Picking up minutes before GREEN LANTERN #33’s incredible cliffhanger ending, we quickly get the reveal on what was behind John Stewart’s frantic call to Hal Jordan, warning him the war wasn’t over. And it is one shocking, jaw-dropping reveal. Without getting into too much detail, something taken easily for granted has been turned entirely on its head with this reveal, AND the Durlan plan to take the form of the Daxamites and overrun the universe is back on. VAAAAAAAAAAAN Jensen gets the last word on the Uprising event, and he’s using it to great effect in this action-packed issue that starts explosive and doesn’t let up for a single page. I’m usually quick to praise Jensen’s character development and crafting, but that all takes a backseat to some intense, wild action scenes of the Corps battling a seemingly unstoppable foe. We get our fair share of shocking moments, even beyond the issue’s initial twist, and the battle isn’t without loss, but by the end we have everything from a changed status quo to a clear vision to where John will need to go next.
Bernard Chang returns to the title to send off this arc in classic form, and he does not disappoint. The linework on this title is razor-sharp and the action is fluid and kinetic, all critical things in an issue THIS action-heavy. I especially love the diversity, whether from writer, artist or both, that is leant to the Lanterns’ constructs, each one substituting for dialog as fast ways to establish and reinforce character traits, both human and alien. The backgrounds are incredibly detailed and do an amazing job setting a sense of place and blocking, but we still get that stylistic flourish of a pure red background (often accompanied by a completely white character) during moments of especial peril and that leads us, quite naturally, to Marcelo Maiolo’s colors. The colors in this book are not only apropos and detailed, they’re perfectly suited to each of the settings with subtle tints accompanying every panel that help bring the sense of place home, but also set the tone for the issue overall.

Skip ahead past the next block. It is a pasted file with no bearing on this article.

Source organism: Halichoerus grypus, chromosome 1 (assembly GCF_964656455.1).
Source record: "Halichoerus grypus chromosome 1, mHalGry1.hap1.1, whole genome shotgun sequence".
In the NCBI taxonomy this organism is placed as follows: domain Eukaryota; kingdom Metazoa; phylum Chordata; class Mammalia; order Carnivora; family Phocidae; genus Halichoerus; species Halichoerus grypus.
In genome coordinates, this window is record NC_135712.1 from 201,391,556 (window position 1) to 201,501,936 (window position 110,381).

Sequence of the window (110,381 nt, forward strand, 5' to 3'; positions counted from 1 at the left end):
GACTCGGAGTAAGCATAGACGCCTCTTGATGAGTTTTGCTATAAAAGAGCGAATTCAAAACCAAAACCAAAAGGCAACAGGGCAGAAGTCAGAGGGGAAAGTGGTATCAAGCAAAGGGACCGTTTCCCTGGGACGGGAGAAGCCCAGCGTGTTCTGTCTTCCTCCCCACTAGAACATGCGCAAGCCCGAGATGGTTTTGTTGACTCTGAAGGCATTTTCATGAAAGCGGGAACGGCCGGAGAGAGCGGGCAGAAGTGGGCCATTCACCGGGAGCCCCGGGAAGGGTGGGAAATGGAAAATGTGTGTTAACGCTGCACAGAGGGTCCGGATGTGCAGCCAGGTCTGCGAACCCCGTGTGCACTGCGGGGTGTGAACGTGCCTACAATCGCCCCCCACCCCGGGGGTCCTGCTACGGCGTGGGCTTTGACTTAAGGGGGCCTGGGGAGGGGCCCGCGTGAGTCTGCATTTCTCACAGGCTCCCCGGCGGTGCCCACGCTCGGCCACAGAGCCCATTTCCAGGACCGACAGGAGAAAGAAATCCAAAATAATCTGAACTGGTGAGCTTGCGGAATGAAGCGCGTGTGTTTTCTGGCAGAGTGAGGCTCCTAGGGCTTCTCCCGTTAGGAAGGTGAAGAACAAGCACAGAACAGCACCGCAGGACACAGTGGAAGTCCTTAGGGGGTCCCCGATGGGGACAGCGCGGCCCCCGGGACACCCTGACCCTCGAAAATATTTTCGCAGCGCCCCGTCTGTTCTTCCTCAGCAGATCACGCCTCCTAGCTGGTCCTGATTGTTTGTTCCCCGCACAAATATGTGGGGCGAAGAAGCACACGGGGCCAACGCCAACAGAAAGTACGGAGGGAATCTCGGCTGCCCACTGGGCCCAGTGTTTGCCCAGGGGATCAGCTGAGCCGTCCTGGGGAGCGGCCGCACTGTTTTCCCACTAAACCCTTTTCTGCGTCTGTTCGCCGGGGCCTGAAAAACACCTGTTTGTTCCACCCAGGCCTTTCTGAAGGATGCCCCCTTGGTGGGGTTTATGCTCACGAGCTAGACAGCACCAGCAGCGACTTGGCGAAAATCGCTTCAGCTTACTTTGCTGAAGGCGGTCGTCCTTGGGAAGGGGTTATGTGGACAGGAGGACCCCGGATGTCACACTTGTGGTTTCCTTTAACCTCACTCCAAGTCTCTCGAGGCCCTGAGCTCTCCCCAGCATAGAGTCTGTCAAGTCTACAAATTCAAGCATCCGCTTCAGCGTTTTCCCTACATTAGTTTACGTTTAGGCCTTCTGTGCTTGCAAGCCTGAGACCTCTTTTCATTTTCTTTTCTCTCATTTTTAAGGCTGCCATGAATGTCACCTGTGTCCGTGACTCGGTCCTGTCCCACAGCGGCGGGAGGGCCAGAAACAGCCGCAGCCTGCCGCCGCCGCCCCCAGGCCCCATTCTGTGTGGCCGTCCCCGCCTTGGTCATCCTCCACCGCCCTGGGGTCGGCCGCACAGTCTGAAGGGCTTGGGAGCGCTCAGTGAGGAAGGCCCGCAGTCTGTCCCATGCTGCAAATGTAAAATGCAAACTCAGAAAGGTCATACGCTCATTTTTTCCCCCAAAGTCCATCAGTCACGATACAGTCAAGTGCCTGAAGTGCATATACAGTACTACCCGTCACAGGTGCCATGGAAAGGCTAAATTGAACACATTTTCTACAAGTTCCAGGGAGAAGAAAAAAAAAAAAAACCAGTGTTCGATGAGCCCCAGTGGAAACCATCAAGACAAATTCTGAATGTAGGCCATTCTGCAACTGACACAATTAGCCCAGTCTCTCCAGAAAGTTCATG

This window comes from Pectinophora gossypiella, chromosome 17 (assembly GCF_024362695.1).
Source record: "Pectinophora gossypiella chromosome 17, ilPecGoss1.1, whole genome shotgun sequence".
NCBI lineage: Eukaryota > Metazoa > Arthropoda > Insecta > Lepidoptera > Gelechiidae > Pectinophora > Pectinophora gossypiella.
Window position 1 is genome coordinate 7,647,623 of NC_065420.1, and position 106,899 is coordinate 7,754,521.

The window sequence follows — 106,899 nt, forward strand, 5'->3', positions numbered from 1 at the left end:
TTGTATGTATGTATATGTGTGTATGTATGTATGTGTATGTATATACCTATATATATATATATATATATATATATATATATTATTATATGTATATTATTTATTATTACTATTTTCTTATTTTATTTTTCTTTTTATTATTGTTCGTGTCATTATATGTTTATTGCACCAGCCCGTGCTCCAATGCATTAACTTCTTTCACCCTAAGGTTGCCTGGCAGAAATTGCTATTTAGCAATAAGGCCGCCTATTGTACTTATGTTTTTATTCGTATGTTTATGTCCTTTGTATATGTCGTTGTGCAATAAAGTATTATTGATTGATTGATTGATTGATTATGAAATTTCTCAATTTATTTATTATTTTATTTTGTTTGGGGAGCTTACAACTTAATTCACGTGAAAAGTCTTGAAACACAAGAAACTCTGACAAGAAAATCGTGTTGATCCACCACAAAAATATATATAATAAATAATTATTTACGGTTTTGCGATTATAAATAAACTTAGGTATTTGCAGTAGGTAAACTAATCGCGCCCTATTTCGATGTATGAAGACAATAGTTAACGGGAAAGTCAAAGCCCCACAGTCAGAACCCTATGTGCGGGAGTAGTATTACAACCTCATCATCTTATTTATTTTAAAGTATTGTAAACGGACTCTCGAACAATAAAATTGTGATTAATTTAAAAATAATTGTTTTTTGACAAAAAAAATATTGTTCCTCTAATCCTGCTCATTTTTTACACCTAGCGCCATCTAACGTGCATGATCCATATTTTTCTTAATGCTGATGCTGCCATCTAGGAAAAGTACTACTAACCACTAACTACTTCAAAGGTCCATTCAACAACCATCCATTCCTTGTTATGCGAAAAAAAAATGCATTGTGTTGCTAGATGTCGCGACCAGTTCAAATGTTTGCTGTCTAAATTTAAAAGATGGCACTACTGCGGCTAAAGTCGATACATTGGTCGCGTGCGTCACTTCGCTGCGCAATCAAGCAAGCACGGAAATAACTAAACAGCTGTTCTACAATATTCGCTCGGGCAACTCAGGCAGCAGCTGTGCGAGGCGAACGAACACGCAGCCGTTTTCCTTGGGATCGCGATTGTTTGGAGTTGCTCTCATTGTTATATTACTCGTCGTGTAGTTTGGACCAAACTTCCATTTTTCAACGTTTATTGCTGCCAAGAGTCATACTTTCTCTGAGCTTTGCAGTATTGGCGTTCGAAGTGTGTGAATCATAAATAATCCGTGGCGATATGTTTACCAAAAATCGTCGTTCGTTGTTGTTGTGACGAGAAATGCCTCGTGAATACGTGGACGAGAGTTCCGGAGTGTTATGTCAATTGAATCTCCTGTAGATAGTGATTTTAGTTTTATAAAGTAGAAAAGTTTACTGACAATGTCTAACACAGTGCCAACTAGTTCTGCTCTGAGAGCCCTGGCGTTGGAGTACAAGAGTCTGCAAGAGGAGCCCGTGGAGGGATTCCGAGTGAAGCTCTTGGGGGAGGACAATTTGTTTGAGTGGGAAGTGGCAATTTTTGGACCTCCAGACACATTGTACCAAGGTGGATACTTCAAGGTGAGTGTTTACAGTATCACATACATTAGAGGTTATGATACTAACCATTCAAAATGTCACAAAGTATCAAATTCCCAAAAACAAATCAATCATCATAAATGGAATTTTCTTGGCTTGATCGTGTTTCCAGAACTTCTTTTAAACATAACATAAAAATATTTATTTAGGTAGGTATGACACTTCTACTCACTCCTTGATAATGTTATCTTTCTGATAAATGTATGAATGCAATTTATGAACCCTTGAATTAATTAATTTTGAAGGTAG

A twist of this magnitude can be a tricky thing to pull off. Too obvious and it loses its impact, but leaving no hints, or hints that are TOO subtle, and it comes from nowhere, losing much of its impact in retrospect. Last issue didn’t lie to us, which I appreciate, but the identity of the final durlan still feels like it comes from nowhere and with very little suspicion.
This might sound nit-picky, but the situation with Von Daggle back on Mogo has me perplexed. He looked like he was making some kind of incredible sacrifice to give the Lanterns access to durlan DNA scanning. Partially because of what happened to him and partially because there must have been some reason he'd waited so long to provide them with it. He swore he'd never wear a ring again, but he also apologizes to Salaak as he enters the chamber, claiming "There's no other way." Yet in this issue, he's completely fine and I can't imagine why he had to wait so long before deciding on this course.
The plot may not hold together perfectly, and I may not fully embrace where it seems like it’s going, but I still say it’s a very good conclusion to a great cross-over. While it seems like future issues may not be returning to Stewart's recruits, I can't hardly hold that against the book NOW (and haven't). The ending is the hardest part of a story to land, and Jensen, Chang and Maiolo were still able to deliver a satisfying, consistently good finale. Whether Stewart’s recruits are front-and-center for the next storyline, I’m still onboard to see where he goes next.